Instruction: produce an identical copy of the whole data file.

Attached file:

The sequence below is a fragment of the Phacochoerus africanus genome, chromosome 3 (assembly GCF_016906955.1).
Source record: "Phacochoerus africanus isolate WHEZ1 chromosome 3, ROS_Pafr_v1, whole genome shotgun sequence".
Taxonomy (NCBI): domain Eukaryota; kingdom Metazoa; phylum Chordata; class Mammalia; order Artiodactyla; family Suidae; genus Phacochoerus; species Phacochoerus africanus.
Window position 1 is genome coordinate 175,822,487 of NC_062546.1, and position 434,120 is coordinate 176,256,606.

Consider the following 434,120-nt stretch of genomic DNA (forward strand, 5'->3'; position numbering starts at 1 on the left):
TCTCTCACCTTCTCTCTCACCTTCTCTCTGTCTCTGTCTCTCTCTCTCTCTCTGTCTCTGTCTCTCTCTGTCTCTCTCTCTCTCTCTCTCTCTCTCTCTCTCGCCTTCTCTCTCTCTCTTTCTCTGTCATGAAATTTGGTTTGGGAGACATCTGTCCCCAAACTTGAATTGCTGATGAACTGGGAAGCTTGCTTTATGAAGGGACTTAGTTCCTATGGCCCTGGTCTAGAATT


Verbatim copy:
The sequence below is a fragment of the Phacochoerus africanus genome, chromosome 3 (assembly GCF_016906955.1).
Source record: "Phacochoerus africanus isolate WHEZ1 chromosome 3, ROS_Pafr_v1, whole genome shotgun sequence".
Taxonomy (NCBI): domain Eukaryota; kingdom Metazoa; phylum Chordata; class Mammalia; order Artiodactyla; family Suidae; genus Phacochoerus; species Phacochoerus africanus.
Window position 1 is genome coordinate 175,822,487 of NC_062546.1, and position 434,120 is coordinate 176,256,606.

Consider the following 434,120-nt stretch of genomic DNA (forward strand, 5'->3'; position numbering starts at 1 on the left):
TCTCTCACCTTCTCTCTCACCTTCTCTCTGTCTCTGTCTCTCTCTCTCTCTCTGTCTCTGTCTCTCTCTGTCTCTCTCTCTCTCTCTCTCTCTCTCTCTCTCGCCTTCTCTCTCTCTCTTTCTCTGTCATGAAATTTGGTTTGGGAGACATCTGTCCCCAAACTTGAATTGCTGATGAACTGGGAAGCTTGCTTTATGAAGGGACTTAGTTCCTATGGCCCTGGTCTAGAATT